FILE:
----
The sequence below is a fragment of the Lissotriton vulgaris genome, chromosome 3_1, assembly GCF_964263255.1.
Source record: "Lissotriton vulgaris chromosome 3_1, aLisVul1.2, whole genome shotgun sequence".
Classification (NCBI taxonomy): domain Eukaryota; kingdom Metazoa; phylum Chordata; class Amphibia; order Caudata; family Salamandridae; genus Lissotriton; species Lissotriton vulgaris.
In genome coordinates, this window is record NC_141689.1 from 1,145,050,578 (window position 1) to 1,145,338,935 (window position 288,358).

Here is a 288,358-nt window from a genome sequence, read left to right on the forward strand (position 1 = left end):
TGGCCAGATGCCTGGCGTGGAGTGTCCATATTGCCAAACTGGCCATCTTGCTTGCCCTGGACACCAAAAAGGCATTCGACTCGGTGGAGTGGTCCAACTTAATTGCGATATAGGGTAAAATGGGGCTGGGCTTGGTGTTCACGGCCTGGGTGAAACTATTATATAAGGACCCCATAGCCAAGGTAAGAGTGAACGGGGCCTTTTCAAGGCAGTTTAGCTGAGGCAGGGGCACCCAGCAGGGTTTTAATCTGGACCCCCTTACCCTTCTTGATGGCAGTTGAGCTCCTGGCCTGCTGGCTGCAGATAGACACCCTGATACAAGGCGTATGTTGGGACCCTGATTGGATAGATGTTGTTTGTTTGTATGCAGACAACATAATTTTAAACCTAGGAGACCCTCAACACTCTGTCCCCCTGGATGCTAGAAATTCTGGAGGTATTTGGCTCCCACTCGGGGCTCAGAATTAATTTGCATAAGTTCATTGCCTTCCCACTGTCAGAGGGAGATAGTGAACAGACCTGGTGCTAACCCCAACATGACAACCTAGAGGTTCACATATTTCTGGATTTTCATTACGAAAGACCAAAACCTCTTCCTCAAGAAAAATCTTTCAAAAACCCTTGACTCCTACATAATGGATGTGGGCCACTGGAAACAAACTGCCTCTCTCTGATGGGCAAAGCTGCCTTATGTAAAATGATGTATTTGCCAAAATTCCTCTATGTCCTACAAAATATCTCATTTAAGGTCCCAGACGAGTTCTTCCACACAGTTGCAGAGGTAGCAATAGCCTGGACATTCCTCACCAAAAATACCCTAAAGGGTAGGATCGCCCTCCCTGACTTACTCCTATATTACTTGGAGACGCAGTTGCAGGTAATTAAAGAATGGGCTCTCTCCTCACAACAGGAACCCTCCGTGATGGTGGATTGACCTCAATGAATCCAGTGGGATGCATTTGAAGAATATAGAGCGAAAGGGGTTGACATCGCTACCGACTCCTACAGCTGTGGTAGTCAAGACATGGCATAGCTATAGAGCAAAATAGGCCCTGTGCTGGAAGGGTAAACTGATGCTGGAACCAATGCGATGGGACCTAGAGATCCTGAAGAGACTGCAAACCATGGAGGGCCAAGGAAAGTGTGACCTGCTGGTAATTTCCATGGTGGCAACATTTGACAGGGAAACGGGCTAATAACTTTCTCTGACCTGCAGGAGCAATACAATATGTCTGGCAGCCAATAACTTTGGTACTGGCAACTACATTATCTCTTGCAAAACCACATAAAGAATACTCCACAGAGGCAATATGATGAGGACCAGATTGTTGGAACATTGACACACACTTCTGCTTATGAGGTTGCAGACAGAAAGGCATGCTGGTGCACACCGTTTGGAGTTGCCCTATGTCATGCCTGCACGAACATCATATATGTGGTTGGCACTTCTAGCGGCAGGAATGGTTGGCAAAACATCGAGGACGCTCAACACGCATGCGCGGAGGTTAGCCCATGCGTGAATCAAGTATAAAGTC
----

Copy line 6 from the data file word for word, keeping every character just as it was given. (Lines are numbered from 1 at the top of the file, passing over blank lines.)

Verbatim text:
TGGCCAGATGCCTGGCGTGGAGTGTCCATATTGCCAAACTGGCCATCTTGCTTGCCCTGGACACCAAAAAGGCATTCGACTCGGTGGAGTGGTCCAACTTAATTGCGATATAGGGTAAAATGGGGCTGGGCTTGGTGTTCACGGCCTGGGTGAAACTATTATATAAGGACCCCATAGCCAAGGTAAGAGTGAACGGGGCCTTTTCAAGGCAGTTTAGCTGAGGCAGGGGCACCCAGCAGGGTTTTAATCTGGACCCCCTTACCCTTCTTGATGGCAGTTGAGCTCCTGGCCTGCTGGCTGCAGATAGACACCCTGATACAAGGCGTATGTTGGGACCCTGATTGGATAGATGTTGTTTGTTTGTATGCAGACAACATAATTTTAAACCTAGGAGACCCTCAACACTCTGTCCCCCTGGATGCTAGAAATTCTGGAGGTATTTGGCTCCCACTCGGGGCTCAGAATTAATTTGCATAAGTTCATTGCCTTCCCACTGTCAGAGGGAGATAGTGAACAGACCTGGTGCTAACCCCAACATGACAACCTAGAGGTTCACATATTTCTGGATTTTCATTACGAAAGACCAAAACCTCTTCCTCAAGAAAAATCTTTCAAAAACCCTTGACTCCTACATAATGGATGTGGGCCACTGGAAACAAACTGCCTCTCTCTGATGGGCAAAGCTGCCTTATGTAAAATGATGTATTTGCCAAAATTCCTCTATGTCCTACAAAATATCTCATTTAAGGTCCCAGACGAGTTCTTCCACACAGTTGCAGAGGTAGCAATAGCCTGGACATTCCTCACCAAAAATACCCTAAAGGGTAGGATCGCCCTCCCTGACTTACTCCTATATTACTTGGAGACGCAGTTGCAGGTAATTAAAGAATGGGCTCTCTCCTCACAACAGGAACCCTCCGTGATGGTGGATTGACCTCAATGAATCCAGTGGGATGCATTTGAAGAATATAGAGCGAAAGGGGTTGACATCGCTACCGACTCCTACAGCTGTGGTAGTCAAGACATGGCATAGCTATAGAGCAAAATAGGCCCTGTGCTGGAAGGGTAAACTGATGCTGGAACCAATGCGATGGGACCTAGAGATCCTGAAGAGACTGCAAACCATGGAGGGCCAAGGAAAGTGTGACCTGCTGGTAATTTCCATGGTGGCAACATTTGACAGGGAAACGGGCTAATAACTTTCTCTGACCTGCAGGAGCAATACAATATGTCTGGCAGCCAATAACTTTGGTACTGGCAACTACATTATCTCTTGCAAAACCACATAAAGAATACTCCACAGAGGCAATATGATGAGGACCAGATTGTTGGAACATTGACACACACTTCTGCTTATGAGGTTGCAGACAGAAAGGCATGCTGGTGCACACCGTTTGGAGTTGCCCTATGTCATGCCTGCACGAACATCATATATGTGGTTGGCACTTCTAGCGGCAGGAATGGTTGGCAAAACATCGAGGACGCTCAACACGCATGCGCGGAGGTTAGCCCATGCGTGAATCAAGTATAAAGTC